Electrical Engineering
      and Computer Sciences

Electrical Engineering and Computer Sciences

COLLEGE OF ENGINEERING

UC Berkeley

Disk System Architectures for High Performance Computing

Randy H. Katz, Garth A. Gibson and David A. Patterson

EECS Department
University of California, Berkeley
Technical Report No. UCB/CSD-89-497
March 1989

http://www.eecs.berkeley.edu/Pubs/TechRpts/1989/CSD-89-497.pdf

Because of the mismatch between I/O and CPU speeds, high performance computers have long been forced to confront the fundamental I/O bottleneck. As processing power and memory size continue to grow rapidly for micro and mini computers, they too will become I/O limited. A number of hardware and software approaches, such as parallel read-out disks, expanded storage (e.g. solid state disks), and disk striping, have been used to increase I/O bandwidth and thus narrow the CPU-I/O performance gap. In addition, new developments driven by advances in small diameter (i.e., 5.25" and 3.5" disk drives, promise very high I/O bandwidth if large numbers of devices can be organized into arrays of disks. In this paper, we shall review the state of the art in disk devices and I/O controllers, and will describe new approaches for very high performance I/O based on redundant arrays of inexpensive disks (RAIDs).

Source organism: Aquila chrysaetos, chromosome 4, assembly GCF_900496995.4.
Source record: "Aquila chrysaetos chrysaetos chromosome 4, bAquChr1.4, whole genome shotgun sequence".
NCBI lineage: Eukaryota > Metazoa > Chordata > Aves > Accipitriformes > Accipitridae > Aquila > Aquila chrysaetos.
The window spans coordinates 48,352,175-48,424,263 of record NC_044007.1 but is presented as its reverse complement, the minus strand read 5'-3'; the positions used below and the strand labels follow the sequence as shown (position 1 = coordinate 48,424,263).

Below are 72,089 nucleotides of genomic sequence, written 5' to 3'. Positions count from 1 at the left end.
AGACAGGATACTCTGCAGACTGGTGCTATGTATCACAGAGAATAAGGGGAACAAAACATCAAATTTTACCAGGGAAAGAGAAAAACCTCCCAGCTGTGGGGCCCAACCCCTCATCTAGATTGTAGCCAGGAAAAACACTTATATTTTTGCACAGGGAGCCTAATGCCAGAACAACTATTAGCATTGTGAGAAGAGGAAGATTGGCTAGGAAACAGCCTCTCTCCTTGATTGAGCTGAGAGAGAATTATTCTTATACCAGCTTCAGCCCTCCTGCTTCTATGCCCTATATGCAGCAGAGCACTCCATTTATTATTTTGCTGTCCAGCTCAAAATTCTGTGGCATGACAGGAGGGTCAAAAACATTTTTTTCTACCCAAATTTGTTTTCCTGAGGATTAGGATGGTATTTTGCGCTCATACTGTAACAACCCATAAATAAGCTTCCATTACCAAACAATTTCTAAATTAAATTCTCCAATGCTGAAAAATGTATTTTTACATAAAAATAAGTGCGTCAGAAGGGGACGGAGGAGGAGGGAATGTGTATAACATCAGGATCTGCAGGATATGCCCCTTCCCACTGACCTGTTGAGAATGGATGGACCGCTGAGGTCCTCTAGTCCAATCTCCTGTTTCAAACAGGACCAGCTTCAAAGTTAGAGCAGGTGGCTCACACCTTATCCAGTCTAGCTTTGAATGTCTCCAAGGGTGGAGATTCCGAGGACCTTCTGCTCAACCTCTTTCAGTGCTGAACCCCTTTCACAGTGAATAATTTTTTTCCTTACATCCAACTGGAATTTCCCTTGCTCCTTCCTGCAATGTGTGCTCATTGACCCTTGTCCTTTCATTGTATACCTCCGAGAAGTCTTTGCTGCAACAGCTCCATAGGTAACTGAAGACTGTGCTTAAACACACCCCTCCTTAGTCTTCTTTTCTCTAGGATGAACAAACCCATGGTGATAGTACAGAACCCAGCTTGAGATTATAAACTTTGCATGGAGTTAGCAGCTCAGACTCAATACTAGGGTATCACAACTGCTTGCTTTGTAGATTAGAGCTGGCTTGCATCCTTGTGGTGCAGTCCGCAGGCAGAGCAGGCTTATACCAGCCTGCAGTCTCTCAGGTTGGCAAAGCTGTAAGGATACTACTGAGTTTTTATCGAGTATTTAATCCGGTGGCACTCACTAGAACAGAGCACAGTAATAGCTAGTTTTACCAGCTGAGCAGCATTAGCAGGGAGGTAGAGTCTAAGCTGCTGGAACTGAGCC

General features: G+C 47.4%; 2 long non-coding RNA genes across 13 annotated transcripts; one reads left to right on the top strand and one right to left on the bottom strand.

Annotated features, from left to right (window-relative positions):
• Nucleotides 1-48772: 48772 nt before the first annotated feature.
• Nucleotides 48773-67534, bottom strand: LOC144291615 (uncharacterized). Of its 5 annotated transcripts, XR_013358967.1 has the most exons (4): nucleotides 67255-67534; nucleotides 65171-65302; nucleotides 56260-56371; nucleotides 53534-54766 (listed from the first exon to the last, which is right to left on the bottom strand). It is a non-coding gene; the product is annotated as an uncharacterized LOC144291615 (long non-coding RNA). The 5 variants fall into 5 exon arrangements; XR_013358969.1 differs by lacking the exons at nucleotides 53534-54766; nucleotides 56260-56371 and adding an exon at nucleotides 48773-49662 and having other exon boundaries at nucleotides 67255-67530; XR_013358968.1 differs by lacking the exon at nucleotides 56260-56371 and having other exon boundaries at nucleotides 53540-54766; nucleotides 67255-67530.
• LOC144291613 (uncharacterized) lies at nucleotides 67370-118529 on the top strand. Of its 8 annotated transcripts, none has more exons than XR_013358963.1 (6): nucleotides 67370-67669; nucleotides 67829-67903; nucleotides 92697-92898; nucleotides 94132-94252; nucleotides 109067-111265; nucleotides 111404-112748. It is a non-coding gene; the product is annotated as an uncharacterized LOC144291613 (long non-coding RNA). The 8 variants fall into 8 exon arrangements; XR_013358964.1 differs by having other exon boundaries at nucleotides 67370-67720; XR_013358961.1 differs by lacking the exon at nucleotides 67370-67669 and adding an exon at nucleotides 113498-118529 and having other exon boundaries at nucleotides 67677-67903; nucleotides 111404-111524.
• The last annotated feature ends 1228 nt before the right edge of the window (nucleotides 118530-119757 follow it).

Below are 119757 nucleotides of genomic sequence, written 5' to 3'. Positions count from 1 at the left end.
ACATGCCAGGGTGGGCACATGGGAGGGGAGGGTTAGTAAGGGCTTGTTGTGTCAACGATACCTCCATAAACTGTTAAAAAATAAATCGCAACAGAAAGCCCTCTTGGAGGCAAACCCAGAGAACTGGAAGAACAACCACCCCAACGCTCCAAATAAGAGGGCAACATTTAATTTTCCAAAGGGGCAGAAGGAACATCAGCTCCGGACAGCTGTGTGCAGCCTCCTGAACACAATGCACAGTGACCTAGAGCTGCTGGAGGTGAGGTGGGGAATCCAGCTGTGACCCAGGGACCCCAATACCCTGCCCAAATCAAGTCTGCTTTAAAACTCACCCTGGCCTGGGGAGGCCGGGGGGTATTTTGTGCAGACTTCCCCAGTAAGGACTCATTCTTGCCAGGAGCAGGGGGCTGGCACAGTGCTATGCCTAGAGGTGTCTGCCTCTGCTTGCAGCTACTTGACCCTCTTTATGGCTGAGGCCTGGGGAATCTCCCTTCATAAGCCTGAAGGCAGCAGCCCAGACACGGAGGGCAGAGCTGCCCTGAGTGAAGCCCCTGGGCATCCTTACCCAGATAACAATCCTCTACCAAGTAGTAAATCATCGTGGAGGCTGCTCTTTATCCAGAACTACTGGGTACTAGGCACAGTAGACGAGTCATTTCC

BibTeX citation:

@techreport{Katz:CSD-89-497,
    Author = {Katz, Randy H. and Gibson, Garth A. and Patterson, David A.},
    Title = {Disk System Architectures for High Performance Computing},
    Institution = {EECS Department, University of California, Berkeley},
    Year = {1989},
    Month = {Mar},
    URL = {http://www.eecs.berkeley.edu/Pubs/TechRpts/1989/6166.html},
    Number = {UCB/CSD-89-497},
    Abstract = {Because of the mismatch between I/O and CPU speeds, high performance computers have long been forced to confront the fundamental I/O bottleneck. As processing power and memory size continue to grow rapidly for micro and mini computers, they too will become I/O limited. A number of hardware and software approaches, such as parallel read-out disks, expanded storage (e.g. solid state disks), and disk striping, have been used to increase I/O bandwidth and thus narrow the CPU-I/O performance gap. In addition, new developments driven by advances in small diameter (i.e., 5.25" and 3.5" disk drives, promise very high I/O bandwidth if large numbers of devices can be organized into arrays of disks. In this paper, we shall review the state of the art in disk devices and I/O controllers, and will describe new approaches for very high performance I/O based on redundant arrays of inexpensive disks (RAIDs).}
}

EndNote citation:

%0 Report
%A Katz, Randy H.
%A Gibson, Garth A.
%A Patterson, David A.
%T Disk System Architectures for High Performance Computing
%I EECS Department, University of California, Berkeley
%D 1989
%@ UCB/CSD-89-497
%U http://www.eecs.berkeley.edu/Pubs/TechRpts/1989/6166.html
%F Katz:CSD-89-497